I think as an Irish writer Joyce is just there, this looming figurehead. If I learnt anything from him it’s that play in writing is important and also the language of the people. Lots of Joyce’s characters speak the same way my family speaks (I grew up in west Dublin) so I recognised from him (and others) that real speech is good and acceptable in literary work.
Can you share your favourite flash with us (that you’ve written)?
I’ve a fondness for ‘Yellow’, which is suddenly topical though it was written long before the transgender debate.
You’ve said that fiction is about trouble. As a teacher and editor of flash fiction, what are your three best pointers for flash writers?
- Be specific – cut the vague, it’s boring for readers.
- Reach high with language – excite the reader. Choose words for their musicality as much as their aptness.
- Don’t hold back on content, but don’t sound one note, either. Have ‘a bit of arsenic, a bit of starlight’ as Gary Young said about prose poems – it holds for flash.
What can we look forward to in the future from Splonk?
We’re still developing ideas about things we want to do so I can’t go into specifics just yet, but keep an eye on our website and Twitter.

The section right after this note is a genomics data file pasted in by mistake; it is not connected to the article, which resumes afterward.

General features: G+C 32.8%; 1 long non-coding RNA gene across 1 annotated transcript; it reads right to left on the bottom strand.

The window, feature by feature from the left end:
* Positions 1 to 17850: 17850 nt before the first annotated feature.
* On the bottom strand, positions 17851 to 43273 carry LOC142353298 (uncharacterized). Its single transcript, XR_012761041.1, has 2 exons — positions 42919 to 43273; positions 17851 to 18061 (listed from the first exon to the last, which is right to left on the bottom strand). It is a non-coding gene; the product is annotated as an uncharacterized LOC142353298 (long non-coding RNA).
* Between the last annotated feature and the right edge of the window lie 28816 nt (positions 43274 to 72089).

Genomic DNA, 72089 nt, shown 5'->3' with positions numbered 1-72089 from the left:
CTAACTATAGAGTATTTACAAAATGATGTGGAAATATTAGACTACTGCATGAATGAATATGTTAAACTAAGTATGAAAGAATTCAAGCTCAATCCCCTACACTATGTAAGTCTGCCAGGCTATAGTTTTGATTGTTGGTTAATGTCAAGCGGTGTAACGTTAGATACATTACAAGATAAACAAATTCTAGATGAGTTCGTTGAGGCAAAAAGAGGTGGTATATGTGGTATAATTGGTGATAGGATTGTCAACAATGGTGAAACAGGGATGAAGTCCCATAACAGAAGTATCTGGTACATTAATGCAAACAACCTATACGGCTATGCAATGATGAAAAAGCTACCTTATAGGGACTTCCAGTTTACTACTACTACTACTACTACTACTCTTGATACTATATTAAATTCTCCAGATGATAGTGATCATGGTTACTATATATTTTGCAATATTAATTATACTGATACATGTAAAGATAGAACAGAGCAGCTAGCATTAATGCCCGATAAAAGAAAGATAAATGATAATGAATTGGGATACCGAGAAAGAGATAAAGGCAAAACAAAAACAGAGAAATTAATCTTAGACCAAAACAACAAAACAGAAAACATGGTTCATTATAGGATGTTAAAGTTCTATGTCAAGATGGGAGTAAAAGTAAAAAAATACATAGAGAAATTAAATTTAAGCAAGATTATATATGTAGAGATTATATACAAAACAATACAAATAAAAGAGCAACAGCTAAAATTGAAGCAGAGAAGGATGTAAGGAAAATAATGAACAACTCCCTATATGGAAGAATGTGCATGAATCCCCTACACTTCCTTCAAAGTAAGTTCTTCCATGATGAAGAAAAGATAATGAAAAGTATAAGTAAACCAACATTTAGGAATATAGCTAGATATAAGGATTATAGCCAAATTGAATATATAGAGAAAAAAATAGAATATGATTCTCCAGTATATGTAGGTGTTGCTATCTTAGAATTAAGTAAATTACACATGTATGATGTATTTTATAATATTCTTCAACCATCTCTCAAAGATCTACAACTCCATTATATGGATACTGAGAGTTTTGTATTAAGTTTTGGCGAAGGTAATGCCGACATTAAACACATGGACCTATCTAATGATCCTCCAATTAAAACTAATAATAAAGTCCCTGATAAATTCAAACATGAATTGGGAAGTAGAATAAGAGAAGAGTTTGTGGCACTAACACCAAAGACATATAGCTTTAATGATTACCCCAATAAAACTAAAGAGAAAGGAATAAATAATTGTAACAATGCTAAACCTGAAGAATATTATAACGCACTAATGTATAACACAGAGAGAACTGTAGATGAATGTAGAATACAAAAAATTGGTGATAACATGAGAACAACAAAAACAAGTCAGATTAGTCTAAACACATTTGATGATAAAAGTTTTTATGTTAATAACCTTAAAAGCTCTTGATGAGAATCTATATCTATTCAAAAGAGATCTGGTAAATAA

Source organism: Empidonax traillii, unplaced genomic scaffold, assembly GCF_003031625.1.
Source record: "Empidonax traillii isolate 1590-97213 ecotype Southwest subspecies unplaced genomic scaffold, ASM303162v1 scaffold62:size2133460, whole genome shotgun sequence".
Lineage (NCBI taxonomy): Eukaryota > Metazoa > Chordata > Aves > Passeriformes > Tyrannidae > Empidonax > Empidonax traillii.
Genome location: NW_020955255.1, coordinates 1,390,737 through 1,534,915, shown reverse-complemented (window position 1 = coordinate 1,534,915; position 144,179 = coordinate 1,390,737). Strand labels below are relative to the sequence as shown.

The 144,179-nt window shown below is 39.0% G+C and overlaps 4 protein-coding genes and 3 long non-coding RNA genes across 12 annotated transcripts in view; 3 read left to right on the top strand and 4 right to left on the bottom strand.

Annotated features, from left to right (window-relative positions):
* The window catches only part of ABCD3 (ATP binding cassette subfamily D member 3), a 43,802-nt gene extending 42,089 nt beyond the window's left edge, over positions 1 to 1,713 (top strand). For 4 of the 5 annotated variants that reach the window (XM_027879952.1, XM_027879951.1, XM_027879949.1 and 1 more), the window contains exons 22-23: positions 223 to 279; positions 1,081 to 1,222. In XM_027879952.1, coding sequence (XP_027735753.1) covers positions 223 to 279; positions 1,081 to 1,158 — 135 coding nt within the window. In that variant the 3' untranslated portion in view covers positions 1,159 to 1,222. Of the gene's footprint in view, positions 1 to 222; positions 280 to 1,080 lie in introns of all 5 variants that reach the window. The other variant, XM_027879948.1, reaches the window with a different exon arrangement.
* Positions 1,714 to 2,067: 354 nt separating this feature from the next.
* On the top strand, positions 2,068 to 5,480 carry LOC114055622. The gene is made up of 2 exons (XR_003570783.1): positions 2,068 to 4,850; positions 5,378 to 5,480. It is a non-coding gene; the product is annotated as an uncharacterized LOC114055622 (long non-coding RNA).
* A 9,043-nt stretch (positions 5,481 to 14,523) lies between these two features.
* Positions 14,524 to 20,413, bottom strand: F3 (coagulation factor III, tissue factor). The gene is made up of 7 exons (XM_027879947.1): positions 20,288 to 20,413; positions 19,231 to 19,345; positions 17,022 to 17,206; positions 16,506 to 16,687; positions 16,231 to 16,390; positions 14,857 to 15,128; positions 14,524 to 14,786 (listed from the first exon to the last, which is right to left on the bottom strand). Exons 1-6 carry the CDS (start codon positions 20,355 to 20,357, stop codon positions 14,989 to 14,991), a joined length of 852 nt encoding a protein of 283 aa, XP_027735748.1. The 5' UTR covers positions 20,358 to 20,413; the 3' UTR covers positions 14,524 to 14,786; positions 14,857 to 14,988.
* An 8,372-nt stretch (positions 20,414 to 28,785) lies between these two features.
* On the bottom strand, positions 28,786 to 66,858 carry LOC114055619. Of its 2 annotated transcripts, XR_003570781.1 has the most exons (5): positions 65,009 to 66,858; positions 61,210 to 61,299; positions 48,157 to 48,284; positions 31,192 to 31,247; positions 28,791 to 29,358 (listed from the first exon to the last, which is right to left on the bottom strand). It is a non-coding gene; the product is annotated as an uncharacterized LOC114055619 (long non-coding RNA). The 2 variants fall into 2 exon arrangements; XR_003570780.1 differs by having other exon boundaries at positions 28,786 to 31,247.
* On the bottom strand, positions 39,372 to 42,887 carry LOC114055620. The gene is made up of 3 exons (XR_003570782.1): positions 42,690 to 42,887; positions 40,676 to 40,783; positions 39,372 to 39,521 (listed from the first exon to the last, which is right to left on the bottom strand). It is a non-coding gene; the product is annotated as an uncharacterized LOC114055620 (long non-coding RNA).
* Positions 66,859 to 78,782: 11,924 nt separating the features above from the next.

Issue One of Splonk launched in May 2019, including flash fiction in English and as Gaeilge and featuring an interview with acclaimed flash fiction virtuoso, Kathy Fish. You can follow Splonk on Twitter @Splonk1 and writers can check out the submissions page at www.splonk.ie for detailed information about how to send in their fiction, in English or Irish. Splonk submissions open again in October 2019 and international subs are welcome.
Nuala O’Connor lives in Co. Galway, Ireland and she is editor at new flash e-zine Splonk. In 2019 she won the James Joyce Quarterly competition to write the missing story from Dubliners, ‘Ulysses’. Her fourth novel, Becoming Belle, was published to critical acclaim in 2018 in the US and Ireland and will be published in the UK in June 2019. She is currently writing a bio-fictional novel about Nora Barnacle, wife and muse to James Joyce. Nuala has won many flash and short fiction awards including the Dublin Review of Books Flash Fiction Prize, the Gladstone Library Flash Prize, RTÉ radio’s Francis MacManus Award, the Cúirt New Writing Prize, the inaugural Jonathan Swift Award and the Cecil Day Lewis Award.
Alex Reece Abbott is a finalist in flash prizes including the Bridport, Reflex, Maria Edgeworth; Bath, Fish, Bath Novella-in-Flash and Ad Hoc Fiction, Alex’s work features in Bonsai: Best Small Stories from Aotearoa New Zealand, Bath, Reflex and NFFD anthologies, Splonk; Fictive Dream; Pure Slush, Flash Frontier, Pulp Literature, Hypertext, Spelk and The Nottingham Review among others. She is a Kathy Fish Fellowship and Penguin Random House WriteNow finalist, a multiple Best Microfictions nominee and an Irish Novel Fair winner.